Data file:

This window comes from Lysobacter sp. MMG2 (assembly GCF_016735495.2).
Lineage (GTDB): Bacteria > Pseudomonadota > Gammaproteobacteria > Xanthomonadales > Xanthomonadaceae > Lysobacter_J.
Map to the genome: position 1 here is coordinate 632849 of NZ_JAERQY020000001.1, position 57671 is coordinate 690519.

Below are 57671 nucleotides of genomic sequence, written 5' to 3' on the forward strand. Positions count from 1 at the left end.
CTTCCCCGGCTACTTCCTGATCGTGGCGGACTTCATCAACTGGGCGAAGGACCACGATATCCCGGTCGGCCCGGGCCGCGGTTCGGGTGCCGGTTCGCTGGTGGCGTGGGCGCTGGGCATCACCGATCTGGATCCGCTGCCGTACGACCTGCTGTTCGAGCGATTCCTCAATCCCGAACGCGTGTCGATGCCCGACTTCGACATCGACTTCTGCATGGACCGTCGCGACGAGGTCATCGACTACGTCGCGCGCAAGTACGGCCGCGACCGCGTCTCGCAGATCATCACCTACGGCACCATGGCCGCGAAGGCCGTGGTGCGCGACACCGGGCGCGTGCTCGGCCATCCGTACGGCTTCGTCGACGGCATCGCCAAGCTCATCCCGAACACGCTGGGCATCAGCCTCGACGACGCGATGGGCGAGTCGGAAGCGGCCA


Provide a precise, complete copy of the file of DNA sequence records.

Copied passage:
This window comes from Lysobacter sp. MMG2 (assembly GCF_016735495.2).
Lineage (GTDB): Bacteria > Pseudomonadota > Gammaproteobacteria > Xanthomonadales > Xanthomonadaceae > Lysobacter_J.
Map to the genome: position 1 here is coordinate 632849 of NZ_JAERQY020000001.1, position 57671 is coordinate 690519.

Below are 57671 nucleotides of genomic sequence, written 5' to 3' on the forward strand. Positions count from 1 at the left end.
CTTCCCCGGCTACTTCCTGATCGTGGCGGACTTCATCAACTGGGCGAAGGACCACGATATCCCGGTCGGCCCGGGCCGCGGTTCGGGTGCCGGTTCGCTGGTGGCGTGGGCGCTGGGCATCACCGATCTGGATCCGCTGCCGTACGACCTGCTGTTCGAGCGATTCCTCAATCCCGAACGCGTGTCGATGCCCGACTTCGACATCGACTTCTGCATGGACCGTCGCGACGAGGTCATCGACTACGTCGCGCGCAAGTACGGCCGCGACCGCGTCTCGCAGATCATCACCTACGGCACCATGGCCGCGAAGGCCGTGGTGCGCGACACCGGGCGCGTGCTCGGCCATCCGTACGGCTTCGTCGACGGCATCGCCAAGCTCATCCCGAACACGCTGGGCATCAGCCTCGACGACGCGATGGGCGAGTCGGAAGCGGCCA